I don’t know much about the hijab, but I know there are different types of covering and in a few countries (like Saudi Arabia) women are legally required to wear them, and in other countries it’s just sort of the done thing, a cultural expectation to dress in this way. But I’m not trying to talk about whether a Muslim girl or woman should or should not wear the hijab. What I’m actually thinking is this:

In the countries I’m talking about, the girls and women will usually wear, at minimum, a scarf on their head, and in most cases the scarf covers most or all of their hair. They’ll wear this pretty much all the time they’re out in public. So why, when the NCMEC makes APs for these girls, do they not show that scarf?

Sarah Molouk Amiri, for example, is believed to be in Iran, where the hijab is required by law and just about every female wears some form of head covering even if it doesn’t completely conceal their hair. My Google image search for “Iranian women” turned up a lot of photos of women in various scarves; many of these women wore scarves that covered most or all of their hair, and also their neck up to the chin. Yet Sarah’s latest AP (done four years ago) shows her wearing no headscarf, and her entire neck and parts of her collarbone were also uncovered in the picture. I find it hard to believe that a woman living in Iran, even a super-modern cosmopolitan city girl, would ever dress that way in public. Wouldn’t it be more helpful to show an AP of Sarah dressed in the clothing worn by the females of the country where she’s supposed to be?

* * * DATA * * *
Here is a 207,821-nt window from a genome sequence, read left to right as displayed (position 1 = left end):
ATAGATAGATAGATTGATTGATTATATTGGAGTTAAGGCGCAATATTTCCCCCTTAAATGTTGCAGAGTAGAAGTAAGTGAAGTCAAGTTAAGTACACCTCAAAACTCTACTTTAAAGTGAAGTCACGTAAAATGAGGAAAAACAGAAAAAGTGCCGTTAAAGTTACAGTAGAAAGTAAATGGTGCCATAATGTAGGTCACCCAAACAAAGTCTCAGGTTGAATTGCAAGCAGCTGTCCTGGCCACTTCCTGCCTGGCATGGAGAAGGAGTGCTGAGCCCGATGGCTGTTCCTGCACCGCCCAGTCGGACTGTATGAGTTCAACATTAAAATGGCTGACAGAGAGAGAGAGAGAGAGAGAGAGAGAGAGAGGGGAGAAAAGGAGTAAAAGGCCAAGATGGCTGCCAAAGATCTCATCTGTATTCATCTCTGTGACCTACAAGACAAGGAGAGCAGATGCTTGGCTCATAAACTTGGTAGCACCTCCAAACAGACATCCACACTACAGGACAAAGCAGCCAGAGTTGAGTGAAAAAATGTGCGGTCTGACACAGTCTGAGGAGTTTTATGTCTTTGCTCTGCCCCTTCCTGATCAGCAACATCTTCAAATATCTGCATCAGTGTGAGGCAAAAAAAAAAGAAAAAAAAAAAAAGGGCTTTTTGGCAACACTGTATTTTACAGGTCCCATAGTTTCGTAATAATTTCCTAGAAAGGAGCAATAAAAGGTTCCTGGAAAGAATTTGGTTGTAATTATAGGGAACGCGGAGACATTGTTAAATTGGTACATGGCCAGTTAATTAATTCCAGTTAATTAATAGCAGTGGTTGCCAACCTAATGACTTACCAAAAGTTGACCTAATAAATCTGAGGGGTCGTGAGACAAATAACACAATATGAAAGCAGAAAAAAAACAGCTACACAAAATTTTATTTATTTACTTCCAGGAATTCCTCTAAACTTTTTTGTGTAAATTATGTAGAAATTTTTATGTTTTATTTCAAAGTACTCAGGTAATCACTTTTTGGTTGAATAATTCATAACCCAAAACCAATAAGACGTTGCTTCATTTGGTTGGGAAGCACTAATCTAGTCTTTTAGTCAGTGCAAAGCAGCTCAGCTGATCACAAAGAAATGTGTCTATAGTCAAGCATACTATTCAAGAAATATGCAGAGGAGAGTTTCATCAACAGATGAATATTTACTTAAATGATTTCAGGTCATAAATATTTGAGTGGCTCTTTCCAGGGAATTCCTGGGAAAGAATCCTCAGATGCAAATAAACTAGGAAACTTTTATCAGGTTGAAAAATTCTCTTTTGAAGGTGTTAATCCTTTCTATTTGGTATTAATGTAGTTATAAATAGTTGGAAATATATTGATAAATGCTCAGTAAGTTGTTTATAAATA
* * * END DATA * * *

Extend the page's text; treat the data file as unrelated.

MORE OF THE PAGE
And that’s just one example. There are many family abduction cases where the girls are thought to be living in countries where some form of hijab is commonly worn in public. And the NCMEC, when it makes APs for them, NEVER shows them in Islamic clothing. One time, years ago, do an AP of a missing girl who was supposedly in Pakistan, and it did show her wearing a headscarf, which is what made me suddenly realize that this was an issue. They never made another one like it, and when they updated this particular girl’s AP a few years later, the scarf disappeared.

The obvious counter-argument to the “have them wear a scarf in the picture” is that it’s necessary for the APs to show the girls’ hair and neck etc., so we can better see what they look like. And also that if they added a scarf to the picture, people would be distracted by it and be focusing on the scarf rather than the girl/woman’s face.

But the thing is, if they’re living in a country where the hijab is required by law or where nearly all women wear some form of it, literally no one in public is going to see these girls’ hair and neck and collarbones and what have you. So it doesn’t help show what the girl looks like. As for distracting from the focus on the girl’s face, you could argue that, if, say, an Iranian person was looking at Sarah Amiri’s AP, that person might get distracted by the exposed hair and neck and collarbone.

Anyway… So what do you think of my idea? I’m especially interested in hearing from any Muslims in the audience.

A little help here, again?

[EDIT: Several wonderful angels came through. Thank you so much!]

Twice now I’ve asked you guys for help about this: when I go to the Minnesota state missing persons page and try clicking on any of their PDF posters, I get an error message. I’ve tried my PC, Michael’s PC, my Kindle Fire and my iPhone and get the same stupid error message each time.

Y’all came through and sent me PDFs I can read of the posters, but there are some new ones now. So can you come through again? Pretty please with a cherry on top?

Specifically, I need the ones on the following list. (And yes, I know that many of those on this list are already on Charley; it’s just that I haven’t seen the Minnesota state posters for them, and I want to make sure I don’t miss anything.)

  • Noel Dalluge
  • Theodore Dengerud
  • Kevin Ellsworth